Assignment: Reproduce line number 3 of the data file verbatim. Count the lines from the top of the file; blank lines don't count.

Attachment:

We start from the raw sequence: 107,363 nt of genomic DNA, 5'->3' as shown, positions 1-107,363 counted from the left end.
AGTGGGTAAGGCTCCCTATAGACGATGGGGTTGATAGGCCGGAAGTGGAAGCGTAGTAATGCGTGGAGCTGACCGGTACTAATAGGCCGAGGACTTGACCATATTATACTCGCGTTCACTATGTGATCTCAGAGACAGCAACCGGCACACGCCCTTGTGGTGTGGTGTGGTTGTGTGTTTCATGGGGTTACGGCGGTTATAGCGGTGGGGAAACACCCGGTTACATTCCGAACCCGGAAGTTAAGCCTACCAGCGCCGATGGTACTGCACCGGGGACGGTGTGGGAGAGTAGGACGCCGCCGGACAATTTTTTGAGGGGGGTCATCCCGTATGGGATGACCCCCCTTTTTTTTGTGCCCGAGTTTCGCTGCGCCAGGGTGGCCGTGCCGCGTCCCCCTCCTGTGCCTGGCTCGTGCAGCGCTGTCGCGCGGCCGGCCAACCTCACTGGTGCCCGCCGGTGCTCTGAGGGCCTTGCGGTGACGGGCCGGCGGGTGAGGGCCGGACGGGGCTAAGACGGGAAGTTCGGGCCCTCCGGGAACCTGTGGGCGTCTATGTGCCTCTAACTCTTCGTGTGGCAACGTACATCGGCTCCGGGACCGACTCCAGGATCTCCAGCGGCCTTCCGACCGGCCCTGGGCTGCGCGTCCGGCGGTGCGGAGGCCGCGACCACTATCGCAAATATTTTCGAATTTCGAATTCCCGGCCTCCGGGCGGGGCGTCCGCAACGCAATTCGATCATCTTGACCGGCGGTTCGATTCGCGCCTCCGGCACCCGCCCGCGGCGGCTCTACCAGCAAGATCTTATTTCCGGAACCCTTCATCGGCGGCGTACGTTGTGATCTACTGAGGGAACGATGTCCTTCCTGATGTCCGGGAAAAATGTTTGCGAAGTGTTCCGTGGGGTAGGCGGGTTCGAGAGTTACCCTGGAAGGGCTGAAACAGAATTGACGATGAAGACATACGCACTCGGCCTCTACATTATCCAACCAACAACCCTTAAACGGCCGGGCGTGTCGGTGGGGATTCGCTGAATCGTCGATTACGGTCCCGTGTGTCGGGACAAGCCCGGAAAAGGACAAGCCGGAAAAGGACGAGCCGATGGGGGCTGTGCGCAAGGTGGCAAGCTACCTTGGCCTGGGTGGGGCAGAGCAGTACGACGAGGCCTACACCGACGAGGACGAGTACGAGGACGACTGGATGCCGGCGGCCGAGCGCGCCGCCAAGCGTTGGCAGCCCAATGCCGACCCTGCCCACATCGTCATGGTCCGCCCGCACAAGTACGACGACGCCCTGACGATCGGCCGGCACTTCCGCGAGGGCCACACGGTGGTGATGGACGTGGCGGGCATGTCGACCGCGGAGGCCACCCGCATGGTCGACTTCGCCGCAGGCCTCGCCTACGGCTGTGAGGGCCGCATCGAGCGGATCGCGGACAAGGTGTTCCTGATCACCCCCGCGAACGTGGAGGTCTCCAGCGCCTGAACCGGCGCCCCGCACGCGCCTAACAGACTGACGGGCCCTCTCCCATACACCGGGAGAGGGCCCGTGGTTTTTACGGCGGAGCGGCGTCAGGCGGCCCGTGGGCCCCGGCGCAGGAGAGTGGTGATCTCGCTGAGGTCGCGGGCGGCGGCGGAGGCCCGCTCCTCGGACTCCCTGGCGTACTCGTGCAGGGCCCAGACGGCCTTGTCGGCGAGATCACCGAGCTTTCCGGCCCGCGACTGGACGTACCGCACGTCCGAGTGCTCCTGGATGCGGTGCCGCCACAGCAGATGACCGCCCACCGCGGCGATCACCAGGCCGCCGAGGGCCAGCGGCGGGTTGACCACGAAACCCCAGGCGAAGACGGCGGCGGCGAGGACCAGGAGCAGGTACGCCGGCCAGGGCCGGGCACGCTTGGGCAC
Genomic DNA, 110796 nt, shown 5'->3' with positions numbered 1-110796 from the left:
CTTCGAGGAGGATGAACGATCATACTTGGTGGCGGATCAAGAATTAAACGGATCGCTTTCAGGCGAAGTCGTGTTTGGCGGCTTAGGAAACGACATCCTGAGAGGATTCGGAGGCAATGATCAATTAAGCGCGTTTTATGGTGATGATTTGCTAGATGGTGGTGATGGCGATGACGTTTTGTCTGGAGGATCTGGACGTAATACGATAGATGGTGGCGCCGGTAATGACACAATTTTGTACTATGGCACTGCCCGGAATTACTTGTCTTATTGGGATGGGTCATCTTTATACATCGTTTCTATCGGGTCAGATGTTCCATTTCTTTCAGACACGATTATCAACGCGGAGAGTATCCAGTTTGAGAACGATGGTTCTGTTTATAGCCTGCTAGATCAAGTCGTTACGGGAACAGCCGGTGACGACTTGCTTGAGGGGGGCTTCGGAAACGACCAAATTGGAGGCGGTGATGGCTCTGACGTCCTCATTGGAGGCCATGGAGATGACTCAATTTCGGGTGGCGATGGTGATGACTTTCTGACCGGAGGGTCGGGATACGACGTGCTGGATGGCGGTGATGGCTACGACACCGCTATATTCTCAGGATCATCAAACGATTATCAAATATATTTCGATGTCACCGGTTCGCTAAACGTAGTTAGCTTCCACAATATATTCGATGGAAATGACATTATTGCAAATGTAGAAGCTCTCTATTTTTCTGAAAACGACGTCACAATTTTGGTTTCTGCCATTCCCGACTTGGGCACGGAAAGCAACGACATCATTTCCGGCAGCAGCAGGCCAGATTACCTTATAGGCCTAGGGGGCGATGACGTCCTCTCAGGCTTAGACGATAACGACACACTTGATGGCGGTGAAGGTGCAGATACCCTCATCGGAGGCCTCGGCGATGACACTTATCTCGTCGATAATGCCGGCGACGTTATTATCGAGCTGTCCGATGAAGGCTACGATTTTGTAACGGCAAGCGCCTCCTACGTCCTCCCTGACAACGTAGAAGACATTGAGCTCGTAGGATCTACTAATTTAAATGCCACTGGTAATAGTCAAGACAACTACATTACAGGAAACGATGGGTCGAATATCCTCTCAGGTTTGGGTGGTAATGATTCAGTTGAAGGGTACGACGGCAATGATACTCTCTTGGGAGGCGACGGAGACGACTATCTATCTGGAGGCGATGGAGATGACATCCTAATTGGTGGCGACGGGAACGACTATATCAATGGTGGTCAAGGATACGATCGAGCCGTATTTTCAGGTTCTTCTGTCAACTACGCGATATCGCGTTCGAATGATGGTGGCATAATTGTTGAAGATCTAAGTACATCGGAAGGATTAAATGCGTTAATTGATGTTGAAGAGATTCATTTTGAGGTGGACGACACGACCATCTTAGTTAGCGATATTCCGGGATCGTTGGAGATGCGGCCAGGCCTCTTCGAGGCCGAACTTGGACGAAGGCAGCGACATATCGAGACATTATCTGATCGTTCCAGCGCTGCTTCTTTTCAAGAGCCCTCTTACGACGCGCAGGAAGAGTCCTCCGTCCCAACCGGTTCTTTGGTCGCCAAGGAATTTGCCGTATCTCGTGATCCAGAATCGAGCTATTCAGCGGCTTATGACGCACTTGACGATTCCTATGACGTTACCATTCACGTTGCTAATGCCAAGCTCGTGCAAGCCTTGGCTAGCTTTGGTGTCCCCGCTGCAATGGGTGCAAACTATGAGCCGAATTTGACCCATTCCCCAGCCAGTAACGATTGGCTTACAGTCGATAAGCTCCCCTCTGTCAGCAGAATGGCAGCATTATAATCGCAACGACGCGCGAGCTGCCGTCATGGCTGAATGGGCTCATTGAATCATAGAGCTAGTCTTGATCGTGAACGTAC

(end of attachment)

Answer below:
Genomic DNA, 110796 nt, shown 5'->3' with positions numbered 1-110796 from the left: